Nancy Bayley was born. A pioneering figure in the field of developmental psychology, Bayley is best known for the longitudinal Growth Study she conducted during her time at the University of California, Berkeley, which among other things helped establish standards of physical, motor and behavioral development.
In 1966 Bayley became the first woman to receive the American Psychological Association (APA) Award for Distinguished Scientific Contributions. Also in recognition of a long and illustrious career, Bayley received the G. Stanley Hall Award for Distinguished Contributions to Developmental Psychology in 1971 and in 1982 the American Psychological Foundation Gold Medal award for her outstanding life's work in the behavioral sciences.
Albert Ellis was born. A hugely influential psychotherapist, Ellis is renowned for developing rational emotive behavior therapy (REBT); a specific cognitive behavioral approach rooted in Stoic philosophy designed to empower individuals to recognize, challenge and replace self-defeating thoughts with reasoned, well-being enhancing ways of thinking. Ellis began presenting his ideas to the psychological community in 1955 and in 1959 founded the Institute for Rational Living, a non-profit organization established to promote REBT and to provide accessible low-cost counseling to members of the public.
A prolific writer and teacher, Ellis wrote more than 75 books and 1,200 articles, recorded over 200 audio tapes and conducted countless REBT workshops and seminars. Honored throughout his career Ellis was named Humanist of the Year in 1971 and received the American Psychological Association (APA) award for Distinguished Professional Contributions to Applied Research in 1985.
Quoted as saying "I'll retire when I'm dead, While I'm alive, I want to keep doing what I want to do," the inimitable Albert Ellis died on July 24th 2007 at the age of 93.
Ivan Petrovich Pavlov was born. A Nobel prize winning physiologist and scientist, Pavlov's groundbreaking work on conditioned reflexes derived from his observations of the reflex regulation of the activity of the digestive glands in dogs had a profound impact on modern behavioral psychology; influencing the work of such luminaries as John B. Watson, Edward Thorndike and B.F. Skinner.
(Note: Sources drawing on the old style (O.S.) Julian calendar record Pavlov's date of birth as September 14th 1849)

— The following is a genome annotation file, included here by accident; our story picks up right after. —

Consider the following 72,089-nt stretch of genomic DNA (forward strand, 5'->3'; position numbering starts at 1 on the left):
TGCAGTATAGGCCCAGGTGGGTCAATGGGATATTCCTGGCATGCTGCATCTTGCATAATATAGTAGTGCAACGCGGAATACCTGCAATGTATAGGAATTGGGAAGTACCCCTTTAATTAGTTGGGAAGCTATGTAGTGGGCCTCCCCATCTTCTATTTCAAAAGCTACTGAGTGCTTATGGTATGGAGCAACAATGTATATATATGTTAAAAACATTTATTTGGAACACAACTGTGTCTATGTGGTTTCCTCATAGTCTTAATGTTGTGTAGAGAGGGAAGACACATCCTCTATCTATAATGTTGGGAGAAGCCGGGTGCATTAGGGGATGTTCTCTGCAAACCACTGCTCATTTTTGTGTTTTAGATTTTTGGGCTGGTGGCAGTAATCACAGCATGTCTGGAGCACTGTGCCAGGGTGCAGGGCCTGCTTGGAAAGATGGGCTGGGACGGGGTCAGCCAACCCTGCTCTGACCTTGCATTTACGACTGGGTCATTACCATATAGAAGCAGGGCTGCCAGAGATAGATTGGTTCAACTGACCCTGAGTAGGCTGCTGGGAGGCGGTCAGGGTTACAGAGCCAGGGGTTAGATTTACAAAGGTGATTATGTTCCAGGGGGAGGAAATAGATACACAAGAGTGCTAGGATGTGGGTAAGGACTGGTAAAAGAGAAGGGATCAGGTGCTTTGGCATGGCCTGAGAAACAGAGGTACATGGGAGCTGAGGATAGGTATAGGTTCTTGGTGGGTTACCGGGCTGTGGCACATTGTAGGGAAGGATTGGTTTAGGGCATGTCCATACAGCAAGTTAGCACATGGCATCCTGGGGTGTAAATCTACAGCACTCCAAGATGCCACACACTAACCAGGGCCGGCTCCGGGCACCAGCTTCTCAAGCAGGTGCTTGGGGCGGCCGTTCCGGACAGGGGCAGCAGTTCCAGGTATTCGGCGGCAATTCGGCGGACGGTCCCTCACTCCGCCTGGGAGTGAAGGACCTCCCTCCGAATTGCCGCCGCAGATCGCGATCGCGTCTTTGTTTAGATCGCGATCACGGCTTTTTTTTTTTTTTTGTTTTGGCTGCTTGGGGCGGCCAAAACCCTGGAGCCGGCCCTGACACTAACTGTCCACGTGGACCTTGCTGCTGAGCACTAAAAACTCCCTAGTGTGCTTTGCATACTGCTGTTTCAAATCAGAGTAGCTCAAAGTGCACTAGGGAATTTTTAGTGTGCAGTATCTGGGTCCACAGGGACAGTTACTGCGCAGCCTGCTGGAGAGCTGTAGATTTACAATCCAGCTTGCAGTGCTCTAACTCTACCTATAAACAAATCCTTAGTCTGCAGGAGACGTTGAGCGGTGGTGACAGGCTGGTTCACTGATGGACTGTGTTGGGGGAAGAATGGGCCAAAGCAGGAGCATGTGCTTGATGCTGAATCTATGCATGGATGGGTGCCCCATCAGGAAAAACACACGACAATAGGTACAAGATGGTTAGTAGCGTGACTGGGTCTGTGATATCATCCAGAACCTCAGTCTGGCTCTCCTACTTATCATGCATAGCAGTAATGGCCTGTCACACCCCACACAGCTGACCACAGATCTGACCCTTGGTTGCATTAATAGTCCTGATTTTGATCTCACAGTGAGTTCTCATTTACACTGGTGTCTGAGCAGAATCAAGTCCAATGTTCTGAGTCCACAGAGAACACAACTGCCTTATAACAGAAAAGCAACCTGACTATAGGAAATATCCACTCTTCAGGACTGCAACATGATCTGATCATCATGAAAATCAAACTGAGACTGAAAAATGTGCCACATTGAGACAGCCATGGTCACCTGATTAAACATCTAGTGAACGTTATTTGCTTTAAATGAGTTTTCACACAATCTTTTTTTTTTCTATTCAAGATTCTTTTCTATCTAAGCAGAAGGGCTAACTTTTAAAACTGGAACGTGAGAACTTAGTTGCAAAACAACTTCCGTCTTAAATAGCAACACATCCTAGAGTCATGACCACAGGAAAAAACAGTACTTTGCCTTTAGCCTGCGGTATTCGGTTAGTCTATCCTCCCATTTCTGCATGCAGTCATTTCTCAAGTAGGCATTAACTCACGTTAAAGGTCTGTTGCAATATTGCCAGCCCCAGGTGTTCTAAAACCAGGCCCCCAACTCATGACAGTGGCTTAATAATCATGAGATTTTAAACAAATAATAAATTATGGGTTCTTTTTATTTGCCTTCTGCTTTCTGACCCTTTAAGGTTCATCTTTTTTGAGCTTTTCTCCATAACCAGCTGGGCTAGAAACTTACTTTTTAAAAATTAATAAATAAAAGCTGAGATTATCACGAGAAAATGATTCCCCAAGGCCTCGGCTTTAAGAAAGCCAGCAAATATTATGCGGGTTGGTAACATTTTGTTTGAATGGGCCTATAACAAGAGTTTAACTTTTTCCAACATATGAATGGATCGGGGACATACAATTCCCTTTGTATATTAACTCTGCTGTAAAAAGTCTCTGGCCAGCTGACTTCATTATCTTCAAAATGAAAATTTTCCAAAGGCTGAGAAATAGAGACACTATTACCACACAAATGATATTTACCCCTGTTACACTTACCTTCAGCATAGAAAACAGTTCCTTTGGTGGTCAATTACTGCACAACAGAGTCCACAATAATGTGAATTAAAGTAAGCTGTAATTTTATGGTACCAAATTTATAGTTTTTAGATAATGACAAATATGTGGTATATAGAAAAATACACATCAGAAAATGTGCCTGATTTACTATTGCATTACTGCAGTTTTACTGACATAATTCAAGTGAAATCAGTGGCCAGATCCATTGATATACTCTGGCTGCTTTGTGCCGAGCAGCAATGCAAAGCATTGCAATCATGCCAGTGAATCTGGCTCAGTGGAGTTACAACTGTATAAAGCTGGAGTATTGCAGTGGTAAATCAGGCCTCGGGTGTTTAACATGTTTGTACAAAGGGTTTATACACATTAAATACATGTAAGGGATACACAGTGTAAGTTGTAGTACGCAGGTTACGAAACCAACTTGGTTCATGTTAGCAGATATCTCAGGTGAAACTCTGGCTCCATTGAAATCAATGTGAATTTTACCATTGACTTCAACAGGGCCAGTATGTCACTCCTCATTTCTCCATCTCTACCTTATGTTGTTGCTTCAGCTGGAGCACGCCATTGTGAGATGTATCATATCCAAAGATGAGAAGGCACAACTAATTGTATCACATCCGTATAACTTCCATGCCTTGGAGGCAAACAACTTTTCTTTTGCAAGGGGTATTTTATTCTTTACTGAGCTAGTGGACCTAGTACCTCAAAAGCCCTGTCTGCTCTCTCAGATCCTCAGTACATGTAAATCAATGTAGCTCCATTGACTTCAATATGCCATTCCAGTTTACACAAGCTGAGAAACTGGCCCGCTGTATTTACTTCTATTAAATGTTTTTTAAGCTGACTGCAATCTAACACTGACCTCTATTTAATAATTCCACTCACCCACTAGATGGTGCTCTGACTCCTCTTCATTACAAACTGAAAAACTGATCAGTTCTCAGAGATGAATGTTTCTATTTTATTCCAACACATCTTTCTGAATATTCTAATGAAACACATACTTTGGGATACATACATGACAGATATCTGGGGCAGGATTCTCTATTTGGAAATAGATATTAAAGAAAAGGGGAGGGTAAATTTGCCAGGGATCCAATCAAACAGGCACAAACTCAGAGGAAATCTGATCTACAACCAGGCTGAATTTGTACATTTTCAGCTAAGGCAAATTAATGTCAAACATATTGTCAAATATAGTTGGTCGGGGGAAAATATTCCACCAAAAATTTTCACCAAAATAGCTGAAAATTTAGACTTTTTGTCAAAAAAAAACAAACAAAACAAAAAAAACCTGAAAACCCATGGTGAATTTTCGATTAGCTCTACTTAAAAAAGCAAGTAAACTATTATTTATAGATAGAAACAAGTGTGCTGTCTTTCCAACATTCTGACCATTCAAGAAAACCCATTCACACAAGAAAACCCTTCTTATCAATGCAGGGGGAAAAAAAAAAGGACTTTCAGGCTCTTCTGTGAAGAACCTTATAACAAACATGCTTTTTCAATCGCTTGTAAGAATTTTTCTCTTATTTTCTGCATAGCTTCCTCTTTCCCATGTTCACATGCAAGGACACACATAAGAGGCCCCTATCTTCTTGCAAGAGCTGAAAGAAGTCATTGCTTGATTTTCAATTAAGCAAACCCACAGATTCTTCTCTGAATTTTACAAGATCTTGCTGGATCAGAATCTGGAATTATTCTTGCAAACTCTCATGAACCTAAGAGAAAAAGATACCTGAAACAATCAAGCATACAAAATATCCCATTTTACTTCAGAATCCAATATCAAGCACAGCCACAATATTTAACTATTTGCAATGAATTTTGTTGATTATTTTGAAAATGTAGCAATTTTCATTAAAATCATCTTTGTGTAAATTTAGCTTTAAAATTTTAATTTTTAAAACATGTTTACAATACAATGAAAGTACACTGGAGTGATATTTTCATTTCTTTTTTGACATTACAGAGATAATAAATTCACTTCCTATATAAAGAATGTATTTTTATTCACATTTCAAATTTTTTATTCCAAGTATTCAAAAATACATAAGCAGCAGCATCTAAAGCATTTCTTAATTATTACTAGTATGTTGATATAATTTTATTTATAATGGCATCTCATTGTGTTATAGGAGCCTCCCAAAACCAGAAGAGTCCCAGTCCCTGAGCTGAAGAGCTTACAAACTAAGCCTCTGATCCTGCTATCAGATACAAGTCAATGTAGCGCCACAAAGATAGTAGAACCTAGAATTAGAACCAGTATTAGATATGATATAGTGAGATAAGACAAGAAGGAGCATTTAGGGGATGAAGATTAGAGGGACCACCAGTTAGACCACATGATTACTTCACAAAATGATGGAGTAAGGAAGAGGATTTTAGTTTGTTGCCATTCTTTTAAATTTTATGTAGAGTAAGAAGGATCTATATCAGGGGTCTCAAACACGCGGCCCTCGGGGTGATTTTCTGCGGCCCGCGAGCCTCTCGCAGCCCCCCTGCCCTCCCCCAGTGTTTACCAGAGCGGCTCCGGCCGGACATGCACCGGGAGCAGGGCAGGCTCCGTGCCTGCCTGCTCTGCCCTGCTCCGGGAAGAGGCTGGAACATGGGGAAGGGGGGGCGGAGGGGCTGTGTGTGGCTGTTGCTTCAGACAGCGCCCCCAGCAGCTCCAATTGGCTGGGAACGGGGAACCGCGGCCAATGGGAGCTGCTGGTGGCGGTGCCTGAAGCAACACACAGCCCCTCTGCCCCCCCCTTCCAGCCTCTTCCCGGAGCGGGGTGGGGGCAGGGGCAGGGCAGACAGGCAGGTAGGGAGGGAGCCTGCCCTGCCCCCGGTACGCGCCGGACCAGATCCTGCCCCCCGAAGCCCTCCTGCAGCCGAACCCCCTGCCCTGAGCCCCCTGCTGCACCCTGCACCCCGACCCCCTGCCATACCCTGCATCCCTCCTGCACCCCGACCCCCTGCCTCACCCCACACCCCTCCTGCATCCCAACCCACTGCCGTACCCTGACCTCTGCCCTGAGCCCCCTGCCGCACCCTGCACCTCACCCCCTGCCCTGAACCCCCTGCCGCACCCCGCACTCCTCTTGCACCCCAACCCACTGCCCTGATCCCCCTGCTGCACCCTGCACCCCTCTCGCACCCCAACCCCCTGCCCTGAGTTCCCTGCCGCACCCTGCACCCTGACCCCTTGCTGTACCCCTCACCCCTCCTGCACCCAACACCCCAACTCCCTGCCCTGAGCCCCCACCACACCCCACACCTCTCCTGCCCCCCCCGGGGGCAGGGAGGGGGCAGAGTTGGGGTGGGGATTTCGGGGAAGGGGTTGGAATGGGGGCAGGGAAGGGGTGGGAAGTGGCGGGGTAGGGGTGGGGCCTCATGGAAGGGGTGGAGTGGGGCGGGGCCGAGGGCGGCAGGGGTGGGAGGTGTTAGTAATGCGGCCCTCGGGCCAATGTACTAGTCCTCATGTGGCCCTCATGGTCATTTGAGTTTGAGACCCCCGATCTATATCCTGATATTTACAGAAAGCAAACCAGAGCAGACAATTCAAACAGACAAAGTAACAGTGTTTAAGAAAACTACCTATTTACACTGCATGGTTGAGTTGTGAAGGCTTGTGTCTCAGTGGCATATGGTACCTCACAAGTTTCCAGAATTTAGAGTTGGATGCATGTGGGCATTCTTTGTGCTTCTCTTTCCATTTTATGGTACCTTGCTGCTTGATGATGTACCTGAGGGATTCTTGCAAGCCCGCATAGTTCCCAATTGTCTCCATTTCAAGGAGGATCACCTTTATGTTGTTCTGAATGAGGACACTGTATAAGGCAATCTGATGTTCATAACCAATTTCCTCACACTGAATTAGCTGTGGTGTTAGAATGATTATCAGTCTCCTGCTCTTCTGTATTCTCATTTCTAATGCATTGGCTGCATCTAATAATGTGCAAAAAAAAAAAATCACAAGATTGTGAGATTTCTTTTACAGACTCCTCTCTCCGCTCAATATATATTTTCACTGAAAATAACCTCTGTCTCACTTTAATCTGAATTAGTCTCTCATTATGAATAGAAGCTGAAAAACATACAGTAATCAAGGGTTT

Edmund Burke Delabarre was born. An eminent psychologist, researcher and academic, Delabarre is best known for his early work on visual phenomena, sensation and the law of contrast which famously features in William James's classic Principles of Psychology in 1890, along with the footnote "From the pen of my friend and pupil Mr. E. B. Delabarre."
During his long and distinguished career, Delabarre served as the Director of the Psychological Laboratory at Harvard University and Professor Emeritus of Psychology at Brown University.
Albert Bandura's landmark book "Social Learning Theory" was published in which the Stanford University psychologist sets out how new patterns of behavior can be acquired through direct experience or by observing the behavior of others. Social Learning Theory is a hugely influential piece of work, the basic tenets of which Bandura later expanded upon in "Social Foundations of Thought and Action: A Social Cognitive Theory," a book widely considered a modern classic within psychology.
Norma Estelle Cutts was born. A pioneer in the provision of school psychological services in the United States, her landmark publication in 1943 "How to Use Psychological Service in the Schools, A Guide to the Technique and Interpretation of the Individual Psychological Examination" was instrumental in establishing standards for training, certification, and practice.
Throughout the course of a long and distinguished career, Cutts wrote widely on a range of topics within an educational context, including, mental hygiene, discipline and intellectual giftedness. In a tribute to Norma Cutts published shortly after her death aged 96 in 1988, Thomas K. Fagan noted that "her friendship and contributions through most of American psychology's first century will be felt well into its next."
Robert Thorndike was born. A brilliant psychometrician, Thorndike is best known for his collaborative work with Irving Lorge and Elizabeth Hagen in developing measures of mental and scholastic ability which eventually became known as "Cognitive Ability Tests."
Among his many professional accolades, Thorndike served as president of the Psychometric Society and the American Educational Research Association and received the Butler Medal for Outstanding Service from Columbia University.